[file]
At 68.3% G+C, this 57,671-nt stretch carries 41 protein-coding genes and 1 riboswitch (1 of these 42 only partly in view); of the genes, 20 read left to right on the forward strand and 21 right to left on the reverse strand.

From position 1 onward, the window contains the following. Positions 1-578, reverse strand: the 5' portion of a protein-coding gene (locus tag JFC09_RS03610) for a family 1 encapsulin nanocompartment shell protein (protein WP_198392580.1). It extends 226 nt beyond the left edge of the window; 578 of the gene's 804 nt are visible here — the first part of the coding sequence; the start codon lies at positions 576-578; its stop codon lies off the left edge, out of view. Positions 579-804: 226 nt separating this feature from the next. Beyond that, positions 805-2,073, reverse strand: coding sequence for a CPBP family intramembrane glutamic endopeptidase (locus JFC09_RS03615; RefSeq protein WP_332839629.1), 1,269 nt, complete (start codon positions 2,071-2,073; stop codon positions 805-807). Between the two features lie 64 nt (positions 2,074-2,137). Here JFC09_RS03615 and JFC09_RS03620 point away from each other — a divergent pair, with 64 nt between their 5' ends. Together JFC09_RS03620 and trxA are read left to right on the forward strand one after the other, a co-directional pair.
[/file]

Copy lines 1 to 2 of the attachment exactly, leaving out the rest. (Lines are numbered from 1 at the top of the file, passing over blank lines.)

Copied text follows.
At 68.3% G+C, this 57,671-nt stretch carries 41 protein-coding genes and 1 riboswitch (1 of these 42 only partly in view); of the genes, 20 read left to right on the forward strand and 21 right to left on the reverse strand.

From position 1 onward, the window contains the following. Positions 1-578, reverse strand: the 5' portion of a protein-coding gene (locus tag JFC09_RS03610) for a family 1 encapsulin nanocompartment shell protein (protein WP_198392580.1). It extends 226 nt beyond the left edge of the window; 578 of the gene's 804 nt are visible here — the first part of the coding sequence; the start codon lies at positions 576-578; its stop codon lies off the left edge, out of view. Positions 579-804: 226 nt separating this feature from the next. Beyond that, positions 805-2,073, reverse strand: coding sequence for a CPBP family intramembrane glutamic endopeptidase (locus JFC09_RS03615; RefSeq protein WP_332839629.1), 1,269 nt, complete (start codon positions 2,071-2,073; stop codon positions 805-807). Between the two features lie 64 nt (positions 2,074-2,137). Here JFC09_RS03615 and JFC09_RS03620 point away from each other — a divergent pair, with 64 nt between their 5' ends. Together JFC09_RS03620 and trxA are read left to right on the forward strand one after the other, a co-directional pair.